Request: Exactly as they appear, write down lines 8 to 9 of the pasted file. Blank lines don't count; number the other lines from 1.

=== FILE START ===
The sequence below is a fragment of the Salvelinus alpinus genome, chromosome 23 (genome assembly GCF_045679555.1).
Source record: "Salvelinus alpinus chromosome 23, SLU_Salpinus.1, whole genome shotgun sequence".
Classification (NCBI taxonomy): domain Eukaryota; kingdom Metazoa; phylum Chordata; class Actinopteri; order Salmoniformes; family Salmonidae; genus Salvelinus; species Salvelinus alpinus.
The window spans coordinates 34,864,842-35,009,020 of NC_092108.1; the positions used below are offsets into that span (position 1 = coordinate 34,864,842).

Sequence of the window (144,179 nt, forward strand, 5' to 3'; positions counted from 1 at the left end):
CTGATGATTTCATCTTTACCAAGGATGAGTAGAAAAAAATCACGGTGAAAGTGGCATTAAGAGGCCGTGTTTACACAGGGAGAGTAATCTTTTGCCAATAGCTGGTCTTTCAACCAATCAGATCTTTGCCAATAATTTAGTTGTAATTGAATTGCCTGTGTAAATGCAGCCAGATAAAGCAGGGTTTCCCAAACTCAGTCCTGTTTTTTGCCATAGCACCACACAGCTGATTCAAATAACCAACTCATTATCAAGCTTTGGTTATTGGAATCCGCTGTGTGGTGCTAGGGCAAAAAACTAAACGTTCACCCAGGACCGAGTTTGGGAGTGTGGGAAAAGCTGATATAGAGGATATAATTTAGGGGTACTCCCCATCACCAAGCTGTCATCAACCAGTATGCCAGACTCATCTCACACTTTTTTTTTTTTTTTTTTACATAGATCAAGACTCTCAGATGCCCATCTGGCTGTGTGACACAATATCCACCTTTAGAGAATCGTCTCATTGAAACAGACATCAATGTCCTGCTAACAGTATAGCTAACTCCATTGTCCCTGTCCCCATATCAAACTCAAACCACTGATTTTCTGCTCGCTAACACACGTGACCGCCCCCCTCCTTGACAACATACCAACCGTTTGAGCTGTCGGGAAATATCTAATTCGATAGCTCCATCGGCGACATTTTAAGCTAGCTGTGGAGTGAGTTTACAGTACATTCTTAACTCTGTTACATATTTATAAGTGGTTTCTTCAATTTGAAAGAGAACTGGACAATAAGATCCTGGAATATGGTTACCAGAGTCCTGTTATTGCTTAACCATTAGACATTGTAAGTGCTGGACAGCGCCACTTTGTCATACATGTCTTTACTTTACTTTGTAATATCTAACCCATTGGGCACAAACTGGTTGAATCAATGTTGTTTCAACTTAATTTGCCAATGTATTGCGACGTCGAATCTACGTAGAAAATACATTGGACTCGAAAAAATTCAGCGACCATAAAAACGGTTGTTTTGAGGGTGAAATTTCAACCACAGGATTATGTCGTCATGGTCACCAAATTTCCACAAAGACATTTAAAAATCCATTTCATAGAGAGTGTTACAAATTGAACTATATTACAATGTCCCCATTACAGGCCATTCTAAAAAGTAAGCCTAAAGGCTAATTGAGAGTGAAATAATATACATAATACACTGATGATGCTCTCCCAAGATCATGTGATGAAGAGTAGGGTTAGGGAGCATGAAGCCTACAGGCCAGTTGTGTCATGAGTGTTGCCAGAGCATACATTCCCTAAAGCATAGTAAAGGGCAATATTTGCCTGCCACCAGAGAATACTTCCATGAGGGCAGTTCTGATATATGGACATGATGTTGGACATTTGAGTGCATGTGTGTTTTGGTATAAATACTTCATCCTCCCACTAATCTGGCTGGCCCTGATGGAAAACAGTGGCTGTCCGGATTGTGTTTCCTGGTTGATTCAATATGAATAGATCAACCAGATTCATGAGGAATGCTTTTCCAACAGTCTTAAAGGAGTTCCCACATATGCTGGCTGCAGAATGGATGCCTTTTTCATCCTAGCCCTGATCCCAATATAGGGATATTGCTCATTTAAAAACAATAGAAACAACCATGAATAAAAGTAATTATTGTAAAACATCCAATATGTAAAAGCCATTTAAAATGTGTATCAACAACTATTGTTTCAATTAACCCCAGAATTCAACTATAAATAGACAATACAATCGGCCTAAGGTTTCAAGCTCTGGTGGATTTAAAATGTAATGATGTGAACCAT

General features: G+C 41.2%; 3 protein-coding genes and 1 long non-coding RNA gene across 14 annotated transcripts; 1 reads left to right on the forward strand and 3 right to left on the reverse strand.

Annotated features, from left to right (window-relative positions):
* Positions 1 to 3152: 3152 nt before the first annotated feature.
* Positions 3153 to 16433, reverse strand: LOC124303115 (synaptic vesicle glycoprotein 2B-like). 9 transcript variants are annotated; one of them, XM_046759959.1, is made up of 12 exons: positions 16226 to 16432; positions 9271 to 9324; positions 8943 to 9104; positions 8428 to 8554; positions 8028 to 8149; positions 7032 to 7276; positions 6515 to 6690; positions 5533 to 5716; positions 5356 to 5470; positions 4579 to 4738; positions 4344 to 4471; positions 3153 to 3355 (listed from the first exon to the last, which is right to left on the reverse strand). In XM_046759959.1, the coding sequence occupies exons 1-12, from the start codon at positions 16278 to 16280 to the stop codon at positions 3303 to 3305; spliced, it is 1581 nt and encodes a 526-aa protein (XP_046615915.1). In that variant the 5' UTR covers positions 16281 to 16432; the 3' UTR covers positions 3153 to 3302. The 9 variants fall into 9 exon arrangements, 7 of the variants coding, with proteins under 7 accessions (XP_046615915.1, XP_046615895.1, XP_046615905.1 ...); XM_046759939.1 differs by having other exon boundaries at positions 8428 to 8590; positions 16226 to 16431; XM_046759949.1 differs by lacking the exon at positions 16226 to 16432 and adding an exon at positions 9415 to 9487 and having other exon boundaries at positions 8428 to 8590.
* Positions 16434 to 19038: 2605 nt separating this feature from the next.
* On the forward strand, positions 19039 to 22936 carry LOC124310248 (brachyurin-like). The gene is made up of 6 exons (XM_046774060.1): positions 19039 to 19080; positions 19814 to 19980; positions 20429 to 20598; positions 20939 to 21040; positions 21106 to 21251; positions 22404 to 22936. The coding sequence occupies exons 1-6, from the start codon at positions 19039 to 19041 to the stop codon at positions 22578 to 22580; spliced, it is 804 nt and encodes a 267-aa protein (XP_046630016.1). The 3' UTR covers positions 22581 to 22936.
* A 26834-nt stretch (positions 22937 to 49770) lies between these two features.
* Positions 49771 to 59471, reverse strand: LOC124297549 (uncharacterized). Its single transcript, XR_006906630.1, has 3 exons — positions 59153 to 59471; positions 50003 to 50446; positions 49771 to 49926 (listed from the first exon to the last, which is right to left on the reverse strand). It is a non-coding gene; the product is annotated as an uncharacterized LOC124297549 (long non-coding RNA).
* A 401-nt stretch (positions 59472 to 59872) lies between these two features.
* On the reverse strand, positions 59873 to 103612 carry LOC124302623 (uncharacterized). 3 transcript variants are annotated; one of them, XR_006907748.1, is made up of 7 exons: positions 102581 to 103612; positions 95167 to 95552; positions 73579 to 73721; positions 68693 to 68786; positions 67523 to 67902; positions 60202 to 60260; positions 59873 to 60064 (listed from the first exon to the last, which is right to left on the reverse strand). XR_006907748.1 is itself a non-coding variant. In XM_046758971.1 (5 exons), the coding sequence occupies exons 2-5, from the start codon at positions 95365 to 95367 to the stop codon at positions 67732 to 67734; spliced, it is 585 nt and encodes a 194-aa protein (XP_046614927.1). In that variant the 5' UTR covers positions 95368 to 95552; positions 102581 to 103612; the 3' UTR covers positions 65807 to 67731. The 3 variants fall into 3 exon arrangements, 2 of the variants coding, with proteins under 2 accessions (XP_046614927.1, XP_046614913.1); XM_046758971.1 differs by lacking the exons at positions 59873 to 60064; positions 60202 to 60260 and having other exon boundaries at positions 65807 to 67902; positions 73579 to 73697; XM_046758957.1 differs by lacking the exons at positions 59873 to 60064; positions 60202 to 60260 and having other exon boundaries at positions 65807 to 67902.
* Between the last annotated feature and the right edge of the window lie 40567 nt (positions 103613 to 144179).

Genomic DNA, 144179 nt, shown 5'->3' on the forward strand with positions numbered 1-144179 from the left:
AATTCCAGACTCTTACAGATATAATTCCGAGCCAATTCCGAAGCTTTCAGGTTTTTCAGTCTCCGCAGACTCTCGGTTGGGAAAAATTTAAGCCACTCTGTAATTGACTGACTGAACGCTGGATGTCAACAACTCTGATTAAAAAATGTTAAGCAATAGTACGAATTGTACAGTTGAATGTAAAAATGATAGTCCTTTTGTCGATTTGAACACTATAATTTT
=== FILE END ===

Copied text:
Annotated features, from left to right (window-relative positions):
* Positions 1 to 3152: 3152 nt before the first annotated feature.